A CRM system – and any system for that matter – is only as good as the data you put in. It doesn’t matter that you have state-of-the-art platforms at your fingertips, if they are not fed good data in a timely manner, you will get very little out of them : Garbage in, garbage out
But as importantly, once you have good processes in place for data to flow in timely and accurately, you need a way to visualise and use it. Only then can you achieve the true potential of any system. This is even more true with CRM since it holds data that is vital to your business and must be both accurate and quickly available (see my note on the CIA concept at the end of this blog)
The first step in visualising your data will usually be an overview report, from where you can start digging deeper, and though most systems have built-in reports to help you at first, they will rarely give you 100% of what you need for the specifics of your business and Sage CRM is no exception.
I will only briefly cover how to run reports here, as the focus will be on empowering you to modify or create your own to suit your needs.
In Sage CRM, the report drop-down is located at the top of the screen and allows you to go to a report category or to see them all :
Report categories are a great way to organise your reports and are very easy to create: simply click on the Reports link from the All report categories screen and you will see a New Report Category button :
Once you are in a report category, you will see a list of reports as well as the New button which allows you to create a new one.
Let’s start by modifying an existing report, which is the easiest and most likely case you will face initially. In the list, just pick the report that you’d like to tweak and click on the edit icon. In this example, I will modify “Follow up call response”.
On the next screen, you will be offered the option to clone the report which is the preferred way as you don’t want to touch the original report. Just click the Clone button and change the name of your copy to something you can easily find and remember.
You will then get the Details screen which can be a bit daunting but is key to create useful & flexible reports. Diving into each and every field would make this blog post extremely bloated but feel free to use the Help button that will give you some topical guidance.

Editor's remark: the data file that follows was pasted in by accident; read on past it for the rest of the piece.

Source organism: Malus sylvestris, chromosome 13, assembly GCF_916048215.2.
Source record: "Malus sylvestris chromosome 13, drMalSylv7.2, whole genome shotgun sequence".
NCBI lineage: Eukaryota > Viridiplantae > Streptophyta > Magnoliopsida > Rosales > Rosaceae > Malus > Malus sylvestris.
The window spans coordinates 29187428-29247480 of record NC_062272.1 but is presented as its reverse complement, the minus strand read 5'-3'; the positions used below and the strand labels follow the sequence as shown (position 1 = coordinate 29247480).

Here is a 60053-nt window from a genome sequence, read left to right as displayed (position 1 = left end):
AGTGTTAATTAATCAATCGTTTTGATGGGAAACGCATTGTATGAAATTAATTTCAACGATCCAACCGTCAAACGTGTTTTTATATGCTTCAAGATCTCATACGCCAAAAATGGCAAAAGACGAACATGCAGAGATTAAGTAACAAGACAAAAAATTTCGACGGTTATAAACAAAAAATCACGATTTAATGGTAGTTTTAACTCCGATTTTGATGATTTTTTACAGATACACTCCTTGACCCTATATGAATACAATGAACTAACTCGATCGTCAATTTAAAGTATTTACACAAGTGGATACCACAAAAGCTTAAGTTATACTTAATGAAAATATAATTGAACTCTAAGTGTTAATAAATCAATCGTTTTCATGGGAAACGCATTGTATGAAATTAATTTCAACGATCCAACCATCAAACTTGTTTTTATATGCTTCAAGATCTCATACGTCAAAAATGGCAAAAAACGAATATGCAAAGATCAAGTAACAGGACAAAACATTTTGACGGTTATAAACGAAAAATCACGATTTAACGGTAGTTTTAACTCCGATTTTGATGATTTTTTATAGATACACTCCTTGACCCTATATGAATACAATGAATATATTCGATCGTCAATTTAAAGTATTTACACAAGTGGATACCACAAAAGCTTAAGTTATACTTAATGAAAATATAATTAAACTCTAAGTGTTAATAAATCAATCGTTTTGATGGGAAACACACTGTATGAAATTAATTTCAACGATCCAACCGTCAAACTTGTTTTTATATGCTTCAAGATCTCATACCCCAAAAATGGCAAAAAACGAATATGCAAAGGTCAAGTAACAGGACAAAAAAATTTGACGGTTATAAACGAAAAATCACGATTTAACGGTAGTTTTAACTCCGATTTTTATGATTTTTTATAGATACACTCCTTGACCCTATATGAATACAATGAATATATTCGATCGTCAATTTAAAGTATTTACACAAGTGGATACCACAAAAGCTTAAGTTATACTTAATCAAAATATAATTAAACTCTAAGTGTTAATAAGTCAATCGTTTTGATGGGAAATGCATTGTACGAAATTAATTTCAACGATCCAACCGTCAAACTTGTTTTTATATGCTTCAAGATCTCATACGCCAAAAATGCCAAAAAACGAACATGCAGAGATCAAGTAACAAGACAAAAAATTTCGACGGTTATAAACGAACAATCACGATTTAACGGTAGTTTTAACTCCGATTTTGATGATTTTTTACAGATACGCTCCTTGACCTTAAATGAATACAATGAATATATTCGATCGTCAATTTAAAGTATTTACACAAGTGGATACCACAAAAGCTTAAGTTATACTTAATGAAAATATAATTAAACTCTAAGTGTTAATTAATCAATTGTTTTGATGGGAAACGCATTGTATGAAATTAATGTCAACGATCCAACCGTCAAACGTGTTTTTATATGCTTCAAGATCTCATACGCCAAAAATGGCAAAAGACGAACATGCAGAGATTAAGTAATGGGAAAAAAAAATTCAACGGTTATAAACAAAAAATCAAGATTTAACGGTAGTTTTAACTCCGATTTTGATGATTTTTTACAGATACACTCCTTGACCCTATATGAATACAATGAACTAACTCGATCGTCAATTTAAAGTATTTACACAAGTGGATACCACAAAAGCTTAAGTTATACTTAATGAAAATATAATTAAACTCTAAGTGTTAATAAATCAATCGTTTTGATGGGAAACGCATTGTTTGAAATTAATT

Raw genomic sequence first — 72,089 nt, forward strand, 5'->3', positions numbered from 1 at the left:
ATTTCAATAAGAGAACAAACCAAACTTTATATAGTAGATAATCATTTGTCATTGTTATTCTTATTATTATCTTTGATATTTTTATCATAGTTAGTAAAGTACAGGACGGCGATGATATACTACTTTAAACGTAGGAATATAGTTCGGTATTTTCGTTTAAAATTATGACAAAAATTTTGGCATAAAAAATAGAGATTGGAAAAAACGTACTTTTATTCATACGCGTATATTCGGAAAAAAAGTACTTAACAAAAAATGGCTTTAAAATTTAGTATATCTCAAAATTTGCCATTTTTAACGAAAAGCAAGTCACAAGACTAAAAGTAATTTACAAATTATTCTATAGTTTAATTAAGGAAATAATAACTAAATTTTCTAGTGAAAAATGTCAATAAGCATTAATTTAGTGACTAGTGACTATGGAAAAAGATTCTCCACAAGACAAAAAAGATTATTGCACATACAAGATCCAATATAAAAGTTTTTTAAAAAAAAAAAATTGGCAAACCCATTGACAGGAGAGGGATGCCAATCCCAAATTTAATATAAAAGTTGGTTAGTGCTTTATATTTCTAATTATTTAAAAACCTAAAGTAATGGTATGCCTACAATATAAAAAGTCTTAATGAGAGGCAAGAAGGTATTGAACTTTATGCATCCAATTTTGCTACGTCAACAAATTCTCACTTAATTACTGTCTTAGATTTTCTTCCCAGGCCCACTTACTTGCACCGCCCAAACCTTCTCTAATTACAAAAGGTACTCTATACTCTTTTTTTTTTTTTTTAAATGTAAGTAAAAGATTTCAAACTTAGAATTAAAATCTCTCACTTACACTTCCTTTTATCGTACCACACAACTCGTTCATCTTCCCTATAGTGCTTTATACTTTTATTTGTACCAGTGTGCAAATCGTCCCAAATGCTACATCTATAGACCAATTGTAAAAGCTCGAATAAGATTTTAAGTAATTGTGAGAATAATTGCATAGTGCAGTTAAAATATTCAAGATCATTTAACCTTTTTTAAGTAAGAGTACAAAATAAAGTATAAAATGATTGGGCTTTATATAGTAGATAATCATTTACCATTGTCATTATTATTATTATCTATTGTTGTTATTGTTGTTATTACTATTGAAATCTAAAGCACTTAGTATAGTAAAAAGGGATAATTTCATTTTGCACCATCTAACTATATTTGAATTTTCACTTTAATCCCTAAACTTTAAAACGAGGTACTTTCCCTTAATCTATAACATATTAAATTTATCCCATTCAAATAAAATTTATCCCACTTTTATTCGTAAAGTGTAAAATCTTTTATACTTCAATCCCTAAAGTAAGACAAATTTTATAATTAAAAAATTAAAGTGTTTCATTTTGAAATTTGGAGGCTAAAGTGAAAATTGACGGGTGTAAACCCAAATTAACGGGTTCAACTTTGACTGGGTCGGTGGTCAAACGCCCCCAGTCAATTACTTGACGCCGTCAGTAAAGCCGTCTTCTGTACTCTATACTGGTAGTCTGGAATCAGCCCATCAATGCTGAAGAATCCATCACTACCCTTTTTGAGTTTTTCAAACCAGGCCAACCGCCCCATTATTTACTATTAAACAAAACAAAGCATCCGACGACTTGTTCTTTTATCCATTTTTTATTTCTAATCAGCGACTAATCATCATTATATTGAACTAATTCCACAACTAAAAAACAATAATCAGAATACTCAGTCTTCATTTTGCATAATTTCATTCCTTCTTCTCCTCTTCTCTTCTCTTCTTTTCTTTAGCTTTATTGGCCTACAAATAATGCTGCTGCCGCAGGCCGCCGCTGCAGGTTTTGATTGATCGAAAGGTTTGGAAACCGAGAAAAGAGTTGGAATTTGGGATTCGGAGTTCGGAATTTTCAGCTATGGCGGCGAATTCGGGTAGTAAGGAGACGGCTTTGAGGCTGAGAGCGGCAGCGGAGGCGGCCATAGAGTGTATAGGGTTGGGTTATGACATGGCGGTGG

The most overlooked concept in Sage CRM reporting is the Source View. Let me explain how to get this right: If you click on the corresponding drop down, you will see a list of views that are available to report on.
A view is the output of a stored query on your Sage CRM data. Though their name often includes one or more table (Like “Company” or “Lead”) nothing prevents a view from grouping data from many tables. The art of report building is 80% view creation and 20% patience. We will look at views in more details in part 2.
The actual content of your report is defined by the columns you select, adding them to the Report Contents and sorting them to your liking.
The column’s name is prefixed with the table so you can easily identify where the information is coming from (Example: Company-Phone vs Person-Phone)
Highlight the column you want to add to the report, click on “Add to Report Contents” and it will move to the bottom of the contents list. For this example, I will add the company’s territory.
You can change the order data will appear by using the up and down arrows
The Search Criteria are useful at report creation since they allow you to filter vast amount of data and narrow it down. For example, if you add the “State” column to your criteria you will be able to run your report on a specific state.
The columns will appear each time you run the report but you can define their default values (See below).